Home-Based Services for Troubled Children

By Ira M. Schwartz; Philip Auclaire | Go to book overview

Notes
New federal legislation was passed in August 1993 to strengthen troubled families. Hailed as the most significant reform of federally funded child welfare services since the Adoption Assistance and Child Welfare Act of 1980 [ P.L.96-272], the Omnibus Budget Reconciliation Act of 1993 [ P.L.103-66] provides $1 billion to the states, over a five-year period, for early intervention, prevention, and family support services ( Binder, 1993). The legislation calls specifically for family preservation services.
Recent reviews of intensive family preservation services include one by myself in Child Welfare ( 1994) and one by Rossi ( 1992) in Children and Youth Services Review. The literature I review here includes reports available through roughly early 1992. Some have not been subjected to peer review (e.g., reports from state departments of human services); see Knitzer & Cole ( 1989) for a list of some recent outcome studies that have been conducted as a part of a state evaluation effort. As a result, this literature has not been subjected to as much scientific scrutiny, effort to integrate findings, and debate as has literature pertaining to more established services.
Adequate attention has not been paid to differences in outcome expected as a function of the system in which services are provided. While the focus and purpose of family preservation services within the child welfare system are well described, they have been altered when services have been transported to and described in the language of other systems. However, the overriding purposes of these systems differ, and the impact of these differences upon the target and goals of family preservation services has not been debated. For example, a major limitation of the child mental health system is its inability to provide services to all the children who need them, whereas a major limitation of the juvenile justice system is its inability to reduce the number of children under its purview. The implications of these differing contexts for service provision need to be delineated. Indeed, it may be asking too much of services designed to stabilize family crises to achieve meaningful treatment goals (one major purpose of the child mental health system) in some populations of severely emotionally disturbed children, or to eliminate recidivism (one major purpose of the juvenile justice system) with some chronic juvenile offenders.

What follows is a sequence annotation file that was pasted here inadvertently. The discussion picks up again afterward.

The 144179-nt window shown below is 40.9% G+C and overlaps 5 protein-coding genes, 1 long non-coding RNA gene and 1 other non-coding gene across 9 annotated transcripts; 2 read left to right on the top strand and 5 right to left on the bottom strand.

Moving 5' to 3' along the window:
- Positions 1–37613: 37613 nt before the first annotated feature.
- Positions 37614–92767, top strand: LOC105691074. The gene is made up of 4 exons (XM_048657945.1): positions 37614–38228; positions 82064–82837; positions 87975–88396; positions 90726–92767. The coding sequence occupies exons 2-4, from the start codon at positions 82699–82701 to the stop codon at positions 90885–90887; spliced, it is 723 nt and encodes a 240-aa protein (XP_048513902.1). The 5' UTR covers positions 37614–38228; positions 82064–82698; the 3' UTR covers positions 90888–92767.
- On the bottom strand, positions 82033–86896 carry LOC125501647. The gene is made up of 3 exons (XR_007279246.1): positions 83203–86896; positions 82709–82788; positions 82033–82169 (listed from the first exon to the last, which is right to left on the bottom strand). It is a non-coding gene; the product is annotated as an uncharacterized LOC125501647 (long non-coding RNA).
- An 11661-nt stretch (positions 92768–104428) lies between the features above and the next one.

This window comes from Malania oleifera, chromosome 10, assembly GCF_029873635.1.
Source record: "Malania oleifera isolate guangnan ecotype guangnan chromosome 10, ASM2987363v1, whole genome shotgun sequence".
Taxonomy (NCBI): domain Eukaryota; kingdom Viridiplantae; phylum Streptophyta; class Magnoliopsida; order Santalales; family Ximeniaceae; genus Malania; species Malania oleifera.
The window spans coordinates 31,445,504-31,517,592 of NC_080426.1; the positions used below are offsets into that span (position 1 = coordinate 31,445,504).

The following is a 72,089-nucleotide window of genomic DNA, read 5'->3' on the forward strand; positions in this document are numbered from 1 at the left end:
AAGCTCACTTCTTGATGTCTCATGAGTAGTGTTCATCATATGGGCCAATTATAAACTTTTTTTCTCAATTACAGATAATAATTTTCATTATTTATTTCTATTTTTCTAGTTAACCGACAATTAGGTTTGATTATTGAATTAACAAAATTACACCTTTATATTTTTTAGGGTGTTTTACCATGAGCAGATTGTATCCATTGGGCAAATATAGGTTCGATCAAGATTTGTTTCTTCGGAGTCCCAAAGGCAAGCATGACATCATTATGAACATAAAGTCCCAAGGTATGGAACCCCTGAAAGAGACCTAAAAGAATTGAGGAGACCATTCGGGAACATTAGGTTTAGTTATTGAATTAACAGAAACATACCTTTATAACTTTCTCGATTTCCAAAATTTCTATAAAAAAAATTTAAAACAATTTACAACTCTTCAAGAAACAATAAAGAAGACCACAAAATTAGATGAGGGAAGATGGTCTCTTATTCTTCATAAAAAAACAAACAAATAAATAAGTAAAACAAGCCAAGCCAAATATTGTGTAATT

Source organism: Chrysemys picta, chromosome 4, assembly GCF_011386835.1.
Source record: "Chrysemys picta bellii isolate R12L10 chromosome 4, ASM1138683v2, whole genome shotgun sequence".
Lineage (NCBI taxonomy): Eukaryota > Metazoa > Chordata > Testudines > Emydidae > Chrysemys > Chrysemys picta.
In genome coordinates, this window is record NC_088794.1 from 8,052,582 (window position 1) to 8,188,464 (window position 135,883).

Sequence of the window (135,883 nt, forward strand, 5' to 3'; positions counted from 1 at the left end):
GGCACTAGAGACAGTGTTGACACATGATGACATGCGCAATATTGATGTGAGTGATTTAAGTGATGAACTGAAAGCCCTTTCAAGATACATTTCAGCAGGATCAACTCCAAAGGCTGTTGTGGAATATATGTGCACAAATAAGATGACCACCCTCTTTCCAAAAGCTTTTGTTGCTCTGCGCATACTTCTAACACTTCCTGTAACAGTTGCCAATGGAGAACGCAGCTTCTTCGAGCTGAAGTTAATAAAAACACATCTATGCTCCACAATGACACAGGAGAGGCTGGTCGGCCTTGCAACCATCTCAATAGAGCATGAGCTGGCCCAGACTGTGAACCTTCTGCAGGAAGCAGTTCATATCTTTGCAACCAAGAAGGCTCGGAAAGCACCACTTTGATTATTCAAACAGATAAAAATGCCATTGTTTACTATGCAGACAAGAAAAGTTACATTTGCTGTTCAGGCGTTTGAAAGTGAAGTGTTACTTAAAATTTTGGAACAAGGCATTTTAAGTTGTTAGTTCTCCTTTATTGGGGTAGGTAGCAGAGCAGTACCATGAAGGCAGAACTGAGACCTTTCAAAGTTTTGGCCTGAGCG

References
Adoption Assistance and Child Welfare Act of 1980, 42 U.S.C. § 670.
Alcohol and Drug Abuse and Mental Health Services Block Grant Program of 1981, 42 U.S.C. § 300x et seq.
AuClaire P., & Schwartz I. ( 1986). An evaluation of the effectiveness of intensivehome-based services as an alternative to placement for adolescents and their families

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